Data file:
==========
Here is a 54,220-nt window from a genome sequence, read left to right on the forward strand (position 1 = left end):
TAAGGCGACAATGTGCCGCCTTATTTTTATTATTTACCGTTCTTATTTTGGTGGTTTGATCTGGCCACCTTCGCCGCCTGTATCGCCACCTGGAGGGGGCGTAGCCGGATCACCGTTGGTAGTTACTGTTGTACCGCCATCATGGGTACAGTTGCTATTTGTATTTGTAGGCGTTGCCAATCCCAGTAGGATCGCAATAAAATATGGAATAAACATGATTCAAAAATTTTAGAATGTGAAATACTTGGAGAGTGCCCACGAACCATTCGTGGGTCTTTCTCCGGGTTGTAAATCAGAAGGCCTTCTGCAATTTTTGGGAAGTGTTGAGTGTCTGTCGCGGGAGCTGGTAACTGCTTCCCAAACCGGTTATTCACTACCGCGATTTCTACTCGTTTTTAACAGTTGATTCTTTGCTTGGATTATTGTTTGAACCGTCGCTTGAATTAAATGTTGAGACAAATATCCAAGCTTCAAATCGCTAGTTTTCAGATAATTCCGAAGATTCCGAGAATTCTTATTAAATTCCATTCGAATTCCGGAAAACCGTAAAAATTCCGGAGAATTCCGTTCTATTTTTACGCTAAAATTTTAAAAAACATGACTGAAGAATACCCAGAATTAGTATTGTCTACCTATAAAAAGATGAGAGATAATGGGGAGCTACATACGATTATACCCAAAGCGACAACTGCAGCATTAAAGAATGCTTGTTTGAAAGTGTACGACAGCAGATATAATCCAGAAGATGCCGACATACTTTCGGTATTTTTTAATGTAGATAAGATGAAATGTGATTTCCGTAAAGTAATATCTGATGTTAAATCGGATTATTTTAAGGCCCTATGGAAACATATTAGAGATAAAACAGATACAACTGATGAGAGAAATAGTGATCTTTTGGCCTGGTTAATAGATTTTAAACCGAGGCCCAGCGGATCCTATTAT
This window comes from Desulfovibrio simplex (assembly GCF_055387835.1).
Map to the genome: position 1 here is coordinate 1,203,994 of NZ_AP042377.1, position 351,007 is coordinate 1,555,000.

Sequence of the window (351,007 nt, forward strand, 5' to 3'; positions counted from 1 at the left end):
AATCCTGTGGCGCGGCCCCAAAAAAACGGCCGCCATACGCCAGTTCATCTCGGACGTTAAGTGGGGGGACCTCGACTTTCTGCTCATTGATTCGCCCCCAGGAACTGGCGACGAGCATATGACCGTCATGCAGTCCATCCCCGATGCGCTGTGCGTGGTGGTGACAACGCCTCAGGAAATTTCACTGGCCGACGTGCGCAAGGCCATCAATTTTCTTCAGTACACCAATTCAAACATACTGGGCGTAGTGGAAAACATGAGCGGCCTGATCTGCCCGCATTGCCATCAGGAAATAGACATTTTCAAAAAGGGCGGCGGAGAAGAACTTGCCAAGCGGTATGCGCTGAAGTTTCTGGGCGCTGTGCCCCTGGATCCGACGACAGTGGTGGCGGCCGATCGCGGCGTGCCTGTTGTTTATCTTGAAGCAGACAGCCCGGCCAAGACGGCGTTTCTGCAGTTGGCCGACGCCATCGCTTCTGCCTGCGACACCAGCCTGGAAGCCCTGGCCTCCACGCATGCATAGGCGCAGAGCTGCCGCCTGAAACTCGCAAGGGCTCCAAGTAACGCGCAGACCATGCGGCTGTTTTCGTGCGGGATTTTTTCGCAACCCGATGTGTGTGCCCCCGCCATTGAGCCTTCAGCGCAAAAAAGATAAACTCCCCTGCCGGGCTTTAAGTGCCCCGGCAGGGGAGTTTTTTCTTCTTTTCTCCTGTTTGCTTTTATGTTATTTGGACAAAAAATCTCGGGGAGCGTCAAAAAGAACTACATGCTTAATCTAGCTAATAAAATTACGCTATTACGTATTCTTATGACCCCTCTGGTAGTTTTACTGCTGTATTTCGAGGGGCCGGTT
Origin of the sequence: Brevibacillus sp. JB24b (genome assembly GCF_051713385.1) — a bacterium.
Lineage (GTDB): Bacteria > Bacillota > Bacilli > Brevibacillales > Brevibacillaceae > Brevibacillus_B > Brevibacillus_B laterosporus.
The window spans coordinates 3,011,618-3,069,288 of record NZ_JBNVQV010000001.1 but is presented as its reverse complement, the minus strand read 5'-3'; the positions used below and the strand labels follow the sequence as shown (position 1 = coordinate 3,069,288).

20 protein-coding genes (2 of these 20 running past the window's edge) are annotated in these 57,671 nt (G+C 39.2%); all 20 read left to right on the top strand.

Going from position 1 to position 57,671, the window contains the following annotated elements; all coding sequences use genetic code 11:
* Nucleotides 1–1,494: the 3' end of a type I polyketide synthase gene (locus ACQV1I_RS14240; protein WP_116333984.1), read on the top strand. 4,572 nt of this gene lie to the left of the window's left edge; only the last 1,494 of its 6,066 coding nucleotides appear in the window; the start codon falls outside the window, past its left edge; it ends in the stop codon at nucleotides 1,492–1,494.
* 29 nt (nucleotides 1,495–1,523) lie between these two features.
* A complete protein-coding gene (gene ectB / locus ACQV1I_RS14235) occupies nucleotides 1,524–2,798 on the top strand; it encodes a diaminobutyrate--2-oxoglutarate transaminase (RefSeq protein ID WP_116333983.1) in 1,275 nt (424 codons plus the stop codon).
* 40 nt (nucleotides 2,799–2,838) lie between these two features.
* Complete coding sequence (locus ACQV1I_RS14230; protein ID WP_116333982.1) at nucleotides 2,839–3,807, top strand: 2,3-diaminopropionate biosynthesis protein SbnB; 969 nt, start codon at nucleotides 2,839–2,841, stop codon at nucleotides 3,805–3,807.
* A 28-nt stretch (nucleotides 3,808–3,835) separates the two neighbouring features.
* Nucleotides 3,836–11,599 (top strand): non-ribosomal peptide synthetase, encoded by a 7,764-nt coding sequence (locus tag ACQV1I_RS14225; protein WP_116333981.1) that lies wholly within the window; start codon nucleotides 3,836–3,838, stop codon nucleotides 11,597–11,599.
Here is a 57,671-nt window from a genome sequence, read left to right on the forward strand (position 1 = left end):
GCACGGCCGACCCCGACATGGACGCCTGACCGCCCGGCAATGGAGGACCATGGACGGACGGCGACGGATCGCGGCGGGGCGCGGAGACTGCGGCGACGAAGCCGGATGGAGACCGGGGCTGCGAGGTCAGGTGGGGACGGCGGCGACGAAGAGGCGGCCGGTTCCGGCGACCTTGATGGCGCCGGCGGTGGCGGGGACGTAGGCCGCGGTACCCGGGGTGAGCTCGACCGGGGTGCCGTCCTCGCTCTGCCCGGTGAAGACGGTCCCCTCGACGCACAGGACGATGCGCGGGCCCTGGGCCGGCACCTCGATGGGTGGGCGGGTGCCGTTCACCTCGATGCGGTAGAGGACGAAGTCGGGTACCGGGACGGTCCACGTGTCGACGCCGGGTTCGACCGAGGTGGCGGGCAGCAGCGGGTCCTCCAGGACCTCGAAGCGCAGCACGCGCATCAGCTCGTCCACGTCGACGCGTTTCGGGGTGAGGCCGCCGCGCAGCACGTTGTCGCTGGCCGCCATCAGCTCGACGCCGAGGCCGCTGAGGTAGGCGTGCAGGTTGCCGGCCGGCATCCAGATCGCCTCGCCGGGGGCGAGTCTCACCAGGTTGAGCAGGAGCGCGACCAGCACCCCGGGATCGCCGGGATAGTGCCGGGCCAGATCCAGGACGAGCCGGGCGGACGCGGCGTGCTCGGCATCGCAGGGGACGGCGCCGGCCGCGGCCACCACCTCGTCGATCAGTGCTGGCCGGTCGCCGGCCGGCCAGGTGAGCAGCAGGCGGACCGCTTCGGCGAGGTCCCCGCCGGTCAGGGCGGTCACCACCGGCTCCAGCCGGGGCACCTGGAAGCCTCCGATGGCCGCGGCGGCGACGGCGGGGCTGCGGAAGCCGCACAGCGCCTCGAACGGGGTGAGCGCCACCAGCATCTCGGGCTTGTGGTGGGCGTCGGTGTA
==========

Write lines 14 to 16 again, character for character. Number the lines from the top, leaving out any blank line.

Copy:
* A complete protein-coding gene (gene ectB / locus ACQV1I_RS14235) occupies nucleotides 1,524–2,798 on the top strand; it encodes a diaminobutyrate--2-oxoglutarate transaminase (RefSeq protein ID WP_116333983.1) in 1,275 nt (424 codons plus the stop codon).
* 40 nt (nucleotides 2,799–2,838) lie between these two features.
* Complete coding sequence (locus ACQV1I_RS14230; protein ID WP_116333982.1) at nucleotides 2,839–3,807, top strand: 2,3-diaminopropionate biosynthesis protein SbnB; 969 nt, start codon at nucleotides 2,839–2,841, stop codon at nucleotides 3,805–3,807.